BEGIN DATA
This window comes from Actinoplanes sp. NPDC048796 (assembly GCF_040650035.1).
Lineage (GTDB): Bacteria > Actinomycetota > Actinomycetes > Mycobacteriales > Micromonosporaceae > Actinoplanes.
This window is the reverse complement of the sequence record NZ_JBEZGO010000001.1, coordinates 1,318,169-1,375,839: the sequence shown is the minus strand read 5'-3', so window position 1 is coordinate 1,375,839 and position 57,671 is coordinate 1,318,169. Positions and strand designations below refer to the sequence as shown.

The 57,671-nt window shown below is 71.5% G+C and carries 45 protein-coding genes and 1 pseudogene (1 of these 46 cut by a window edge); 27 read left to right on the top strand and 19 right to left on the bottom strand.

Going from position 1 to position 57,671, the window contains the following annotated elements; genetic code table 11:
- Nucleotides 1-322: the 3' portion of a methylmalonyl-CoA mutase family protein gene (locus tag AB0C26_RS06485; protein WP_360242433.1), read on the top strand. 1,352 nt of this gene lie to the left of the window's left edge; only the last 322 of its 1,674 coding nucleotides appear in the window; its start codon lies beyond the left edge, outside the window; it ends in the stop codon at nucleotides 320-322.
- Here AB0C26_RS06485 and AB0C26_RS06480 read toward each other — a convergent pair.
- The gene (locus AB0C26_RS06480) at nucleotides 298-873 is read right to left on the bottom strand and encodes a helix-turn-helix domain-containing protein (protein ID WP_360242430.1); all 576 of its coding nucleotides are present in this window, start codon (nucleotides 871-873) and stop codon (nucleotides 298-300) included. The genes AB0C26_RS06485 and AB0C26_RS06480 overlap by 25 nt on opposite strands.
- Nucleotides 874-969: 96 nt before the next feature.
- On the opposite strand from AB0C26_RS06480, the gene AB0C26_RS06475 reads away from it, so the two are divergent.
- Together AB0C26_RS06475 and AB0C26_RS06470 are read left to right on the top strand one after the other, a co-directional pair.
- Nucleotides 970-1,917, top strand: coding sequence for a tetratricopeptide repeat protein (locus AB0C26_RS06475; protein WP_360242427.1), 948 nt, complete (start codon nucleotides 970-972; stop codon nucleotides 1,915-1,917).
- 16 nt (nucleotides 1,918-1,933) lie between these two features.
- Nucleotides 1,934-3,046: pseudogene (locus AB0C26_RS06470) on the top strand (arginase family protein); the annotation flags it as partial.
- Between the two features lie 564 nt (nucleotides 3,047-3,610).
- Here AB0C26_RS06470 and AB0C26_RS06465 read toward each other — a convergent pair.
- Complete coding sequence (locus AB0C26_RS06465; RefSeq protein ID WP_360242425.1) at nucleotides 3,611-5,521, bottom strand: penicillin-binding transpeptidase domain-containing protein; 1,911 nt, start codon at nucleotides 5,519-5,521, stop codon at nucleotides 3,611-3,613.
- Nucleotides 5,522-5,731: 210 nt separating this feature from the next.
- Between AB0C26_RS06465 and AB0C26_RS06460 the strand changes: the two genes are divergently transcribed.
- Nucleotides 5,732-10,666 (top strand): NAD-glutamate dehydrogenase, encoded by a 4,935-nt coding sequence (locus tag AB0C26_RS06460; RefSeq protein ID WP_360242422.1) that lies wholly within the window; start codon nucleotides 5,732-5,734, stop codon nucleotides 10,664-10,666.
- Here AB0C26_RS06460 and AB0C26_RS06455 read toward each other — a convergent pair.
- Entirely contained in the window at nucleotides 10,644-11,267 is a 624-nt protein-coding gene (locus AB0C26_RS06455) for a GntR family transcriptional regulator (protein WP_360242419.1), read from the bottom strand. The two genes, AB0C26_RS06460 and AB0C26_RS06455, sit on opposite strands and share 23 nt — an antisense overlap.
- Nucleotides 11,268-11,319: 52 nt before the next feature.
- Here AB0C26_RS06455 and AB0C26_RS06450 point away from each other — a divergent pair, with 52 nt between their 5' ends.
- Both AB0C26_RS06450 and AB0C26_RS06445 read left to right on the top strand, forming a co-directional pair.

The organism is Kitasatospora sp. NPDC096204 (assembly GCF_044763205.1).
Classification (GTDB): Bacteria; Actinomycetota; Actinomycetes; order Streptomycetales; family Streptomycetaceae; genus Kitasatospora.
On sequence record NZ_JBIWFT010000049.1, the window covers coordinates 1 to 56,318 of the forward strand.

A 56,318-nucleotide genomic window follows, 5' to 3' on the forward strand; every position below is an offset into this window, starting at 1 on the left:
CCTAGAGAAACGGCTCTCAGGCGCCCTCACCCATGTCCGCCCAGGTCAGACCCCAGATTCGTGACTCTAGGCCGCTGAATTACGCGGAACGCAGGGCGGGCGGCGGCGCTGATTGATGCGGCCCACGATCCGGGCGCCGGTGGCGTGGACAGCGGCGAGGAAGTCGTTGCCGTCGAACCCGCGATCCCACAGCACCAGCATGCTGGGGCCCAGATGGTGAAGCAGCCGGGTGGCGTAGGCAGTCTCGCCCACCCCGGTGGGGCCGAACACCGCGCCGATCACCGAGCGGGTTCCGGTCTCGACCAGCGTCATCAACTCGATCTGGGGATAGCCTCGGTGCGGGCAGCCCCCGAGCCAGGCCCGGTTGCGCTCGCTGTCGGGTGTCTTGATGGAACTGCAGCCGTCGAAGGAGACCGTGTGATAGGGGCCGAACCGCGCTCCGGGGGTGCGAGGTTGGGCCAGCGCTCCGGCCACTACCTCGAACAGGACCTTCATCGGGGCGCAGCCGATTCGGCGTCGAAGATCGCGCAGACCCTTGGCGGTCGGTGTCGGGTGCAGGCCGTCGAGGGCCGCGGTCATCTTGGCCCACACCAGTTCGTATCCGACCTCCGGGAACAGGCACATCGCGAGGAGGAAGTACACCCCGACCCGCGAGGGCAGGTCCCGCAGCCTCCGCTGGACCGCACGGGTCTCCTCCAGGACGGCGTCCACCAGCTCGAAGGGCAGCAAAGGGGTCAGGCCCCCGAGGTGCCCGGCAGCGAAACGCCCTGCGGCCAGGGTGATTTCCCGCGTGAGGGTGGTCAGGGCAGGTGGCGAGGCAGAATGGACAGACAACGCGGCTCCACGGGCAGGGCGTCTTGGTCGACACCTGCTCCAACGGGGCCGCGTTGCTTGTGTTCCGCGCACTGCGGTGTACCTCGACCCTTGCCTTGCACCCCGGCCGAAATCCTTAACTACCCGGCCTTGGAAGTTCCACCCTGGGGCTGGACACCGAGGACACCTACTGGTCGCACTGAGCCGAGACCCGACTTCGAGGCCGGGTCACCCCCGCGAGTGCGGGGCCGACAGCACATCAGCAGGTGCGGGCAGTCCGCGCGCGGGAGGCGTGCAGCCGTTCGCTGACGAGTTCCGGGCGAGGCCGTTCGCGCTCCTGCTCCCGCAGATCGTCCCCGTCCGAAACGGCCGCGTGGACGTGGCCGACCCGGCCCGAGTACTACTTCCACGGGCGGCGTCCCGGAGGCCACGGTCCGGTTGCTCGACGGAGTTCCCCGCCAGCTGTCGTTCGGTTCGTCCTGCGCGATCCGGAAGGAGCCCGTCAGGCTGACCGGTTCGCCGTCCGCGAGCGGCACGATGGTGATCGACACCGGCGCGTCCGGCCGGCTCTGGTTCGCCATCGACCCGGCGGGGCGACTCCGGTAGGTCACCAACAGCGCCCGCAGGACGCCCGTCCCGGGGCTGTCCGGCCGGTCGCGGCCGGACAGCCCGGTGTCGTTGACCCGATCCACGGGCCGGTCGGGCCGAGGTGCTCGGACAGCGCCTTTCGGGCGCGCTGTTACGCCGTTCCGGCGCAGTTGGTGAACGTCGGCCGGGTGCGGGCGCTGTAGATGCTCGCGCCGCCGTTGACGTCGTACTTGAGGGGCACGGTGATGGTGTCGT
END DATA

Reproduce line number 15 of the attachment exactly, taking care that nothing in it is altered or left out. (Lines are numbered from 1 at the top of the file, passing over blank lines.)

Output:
- Between the two features lie 564 nt (nucleotides 3,047-3,610).